Medical Research Council - London Institute of Medical Sciences

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Medicinal Plants Week Mightier than Malaria
14 May 2013

Mightier than Malaria

This botanical superhero has saved the lives of millions of people around the world. The leaves of the plant sweet wormwood (Artemisia annua, seen here using an electron microscope) are covered with glandular hairs, known as trichomes, which secrete artemisenin – the most effective drug for treating malaria. Malaria kills over half a million people (mainly children) each year and affects millions more. It’s caused by a parasite that is spread via mosquito bites. Artemisenin, first identified by screening Chinese traditional medicines, rapidly clears the parasite from the body. Researchers worldwide are focussed on establishing cheaper and more reliable sources of the drug. Selective breeding is helping to create plant varieties with higher yields, and some genes involved in artemisenin synthesis have been spliced into yeast. Although the parasite is beginning to evolve artemisenin resistance, this plant is still a lifeline for millions.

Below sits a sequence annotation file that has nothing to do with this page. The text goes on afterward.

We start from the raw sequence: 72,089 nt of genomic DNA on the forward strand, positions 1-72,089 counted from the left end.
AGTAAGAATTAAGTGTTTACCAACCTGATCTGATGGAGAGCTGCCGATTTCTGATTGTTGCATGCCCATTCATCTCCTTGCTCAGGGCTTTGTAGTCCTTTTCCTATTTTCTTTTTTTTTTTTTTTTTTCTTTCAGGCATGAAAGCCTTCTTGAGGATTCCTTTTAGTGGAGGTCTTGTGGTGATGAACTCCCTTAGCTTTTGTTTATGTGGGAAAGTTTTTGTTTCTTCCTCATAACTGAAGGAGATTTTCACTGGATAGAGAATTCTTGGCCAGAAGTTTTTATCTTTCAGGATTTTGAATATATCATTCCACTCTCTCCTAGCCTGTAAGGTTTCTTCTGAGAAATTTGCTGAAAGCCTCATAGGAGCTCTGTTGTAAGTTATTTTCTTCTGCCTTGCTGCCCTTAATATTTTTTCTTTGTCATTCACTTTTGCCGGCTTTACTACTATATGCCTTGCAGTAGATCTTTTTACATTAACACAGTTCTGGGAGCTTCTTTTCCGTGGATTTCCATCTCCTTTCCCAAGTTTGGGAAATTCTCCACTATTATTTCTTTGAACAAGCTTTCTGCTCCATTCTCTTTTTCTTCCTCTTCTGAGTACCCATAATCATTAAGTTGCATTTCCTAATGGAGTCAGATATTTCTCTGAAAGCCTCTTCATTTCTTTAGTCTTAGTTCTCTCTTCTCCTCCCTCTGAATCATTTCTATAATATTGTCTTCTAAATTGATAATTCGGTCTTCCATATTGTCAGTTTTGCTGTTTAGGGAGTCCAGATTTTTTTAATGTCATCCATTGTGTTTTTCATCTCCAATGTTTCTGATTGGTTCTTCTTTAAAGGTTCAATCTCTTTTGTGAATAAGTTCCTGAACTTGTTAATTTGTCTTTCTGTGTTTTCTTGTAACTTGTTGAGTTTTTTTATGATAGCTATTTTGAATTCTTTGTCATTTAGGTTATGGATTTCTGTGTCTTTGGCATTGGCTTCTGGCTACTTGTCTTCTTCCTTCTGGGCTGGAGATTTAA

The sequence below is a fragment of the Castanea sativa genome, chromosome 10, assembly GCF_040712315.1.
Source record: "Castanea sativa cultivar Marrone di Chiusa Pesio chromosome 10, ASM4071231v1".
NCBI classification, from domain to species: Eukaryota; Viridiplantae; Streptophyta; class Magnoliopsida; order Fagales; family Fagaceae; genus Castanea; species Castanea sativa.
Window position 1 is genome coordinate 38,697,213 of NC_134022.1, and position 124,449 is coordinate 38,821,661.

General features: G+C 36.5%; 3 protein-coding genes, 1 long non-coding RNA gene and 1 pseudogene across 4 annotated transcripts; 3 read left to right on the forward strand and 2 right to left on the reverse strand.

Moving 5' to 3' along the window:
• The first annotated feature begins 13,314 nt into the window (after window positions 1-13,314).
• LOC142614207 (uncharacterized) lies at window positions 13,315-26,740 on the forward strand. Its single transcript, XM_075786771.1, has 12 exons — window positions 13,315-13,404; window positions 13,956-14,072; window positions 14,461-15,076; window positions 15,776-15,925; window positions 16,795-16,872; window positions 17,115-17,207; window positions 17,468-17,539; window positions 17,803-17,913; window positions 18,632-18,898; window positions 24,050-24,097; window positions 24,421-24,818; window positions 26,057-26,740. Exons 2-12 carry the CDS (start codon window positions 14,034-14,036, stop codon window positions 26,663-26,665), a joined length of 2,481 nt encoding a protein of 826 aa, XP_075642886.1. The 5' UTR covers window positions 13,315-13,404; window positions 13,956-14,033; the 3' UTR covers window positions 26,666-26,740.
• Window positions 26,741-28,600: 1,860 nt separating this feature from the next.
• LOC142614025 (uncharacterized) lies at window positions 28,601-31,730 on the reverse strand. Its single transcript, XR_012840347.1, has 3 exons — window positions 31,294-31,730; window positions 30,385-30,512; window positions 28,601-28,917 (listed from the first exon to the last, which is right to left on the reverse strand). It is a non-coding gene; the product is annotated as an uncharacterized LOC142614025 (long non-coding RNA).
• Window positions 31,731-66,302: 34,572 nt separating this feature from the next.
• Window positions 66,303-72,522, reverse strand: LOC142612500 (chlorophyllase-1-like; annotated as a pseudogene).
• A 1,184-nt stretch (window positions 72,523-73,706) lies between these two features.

Written by Sarah McLusky

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